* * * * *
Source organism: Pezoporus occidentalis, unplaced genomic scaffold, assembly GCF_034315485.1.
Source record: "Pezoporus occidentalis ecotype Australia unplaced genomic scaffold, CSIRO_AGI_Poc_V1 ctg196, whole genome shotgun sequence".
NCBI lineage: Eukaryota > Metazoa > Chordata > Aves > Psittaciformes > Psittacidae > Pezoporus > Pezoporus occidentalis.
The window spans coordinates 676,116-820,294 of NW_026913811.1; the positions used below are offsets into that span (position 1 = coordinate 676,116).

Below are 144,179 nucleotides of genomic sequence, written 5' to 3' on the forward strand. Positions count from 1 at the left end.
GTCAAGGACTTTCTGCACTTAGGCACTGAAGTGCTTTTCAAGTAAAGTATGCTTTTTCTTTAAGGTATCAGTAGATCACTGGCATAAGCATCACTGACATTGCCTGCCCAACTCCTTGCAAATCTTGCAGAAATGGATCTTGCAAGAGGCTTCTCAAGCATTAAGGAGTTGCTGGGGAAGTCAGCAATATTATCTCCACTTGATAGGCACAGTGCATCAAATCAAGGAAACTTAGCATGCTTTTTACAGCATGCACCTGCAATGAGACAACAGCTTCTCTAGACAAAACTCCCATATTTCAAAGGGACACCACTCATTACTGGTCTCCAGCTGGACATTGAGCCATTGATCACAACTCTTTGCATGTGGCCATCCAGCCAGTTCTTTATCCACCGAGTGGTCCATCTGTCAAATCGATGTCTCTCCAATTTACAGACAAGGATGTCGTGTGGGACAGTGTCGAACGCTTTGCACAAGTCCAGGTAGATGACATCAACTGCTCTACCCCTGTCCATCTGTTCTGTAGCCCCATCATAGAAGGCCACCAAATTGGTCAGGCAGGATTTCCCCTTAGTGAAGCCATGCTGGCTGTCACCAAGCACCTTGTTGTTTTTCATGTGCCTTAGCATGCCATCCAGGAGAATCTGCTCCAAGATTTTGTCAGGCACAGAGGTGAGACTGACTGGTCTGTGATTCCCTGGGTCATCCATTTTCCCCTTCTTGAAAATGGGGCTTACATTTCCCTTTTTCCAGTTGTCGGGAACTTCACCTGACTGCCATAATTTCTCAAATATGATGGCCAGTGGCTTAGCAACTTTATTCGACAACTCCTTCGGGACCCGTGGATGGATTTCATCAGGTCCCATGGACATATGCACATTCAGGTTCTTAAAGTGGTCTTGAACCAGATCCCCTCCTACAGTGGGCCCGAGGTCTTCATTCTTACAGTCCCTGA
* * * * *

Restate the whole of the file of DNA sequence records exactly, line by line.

Source organism: Pezoporus occidentalis, unplaced genomic scaffold, assembly GCF_034315485.1.
Source record: "Pezoporus occidentalis ecotype Australia unplaced genomic scaffold, CSIRO_AGI_Poc_V1 ctg196, whole genome shotgun sequence".
NCBI lineage: Eukaryota > Metazoa > Chordata > Aves > Psittaciformes > Psittacidae > Pezoporus > Pezoporus occidentalis.
The window spans coordinates 676,116-820,294 of NW_026913811.1; the positions used below are offsets into that span (position 1 = coordinate 676,116).

Below are 144,179 nucleotides of genomic sequence, written 5' to 3' on the forward strand. Positions count from 1 at the left end.
GTCAAGGACTTTCTGCACTTAGGCACTGAAGTGCTTTTCAAGTAAAGTATGCTTTTTCTTTAAGGTATCAGTAGATCACTGGCATAAGCATCACTGACATTGCCTGCCCAACTCCTTGCAAATCTTGCAGAAATGGATCTTGCAAGAGGCTTCTCAAGCATTAAGGAGTTGCTGGGGAAGTCAGCAATATTATCTCCACTTGATAGGCACAGTGCATCAAATCAAGGAAACTTAGCATGCTTTTTACAGCATGCACCTGCAATGAGACAACAGCTTCTCTAGACAAAACTCCCATATTTCAAAGGGACACCACTCATTACTGGTCTCCAGCTGGACATTGAGCCATTGATCACAACTCTTTGCATGTGGCCATCCAGCCAGTTCTTTATCCACCGAGTGGTCCATCTGTCAAATCGATGTCTCTCCAATTTACAGACAAGGATGTCGTGTGGGACAGTGTCGAACGCTTTGCACAAGTCCAGGTAGATGACATCAACTGCTCTACCCCTGTCCATCTGTTCTGTAGCCCCATCATAGAAGGCCACCAAATTGGTCAGGCAGGATTTCCCCTTAGTGAAGCCATGCTGGCTGTCACCAAGCACCTTGTTGTTTTTCATGTGCCTTAGCATGCCATCCAGGAGAATCTGCTCCAAGATTTTGTCAGGCACAGAGGTGAGACTGACTGGTCTGTGATTCCCTGGGTCATCCATTTTCCCCTTCTTGAAAATGGGGCTTACATTTCCCTTTTTCCAGTTGTCGGGAACTTCACCTGACTGCCATAATTTCTCAAATATGATGGCCAGTGGCTTAGCAACTTTATTCGACAACTCCTTCGGGACCCGTGGATGGATTTCATCAGGTCCCATGGACATATGCACATTCAGGTTCTTAAAGTGGTCTTGAACCAGATCCCCTCCTACAGTGGGCCCGAGGTCTTCATTCTTACAGTCCCTGA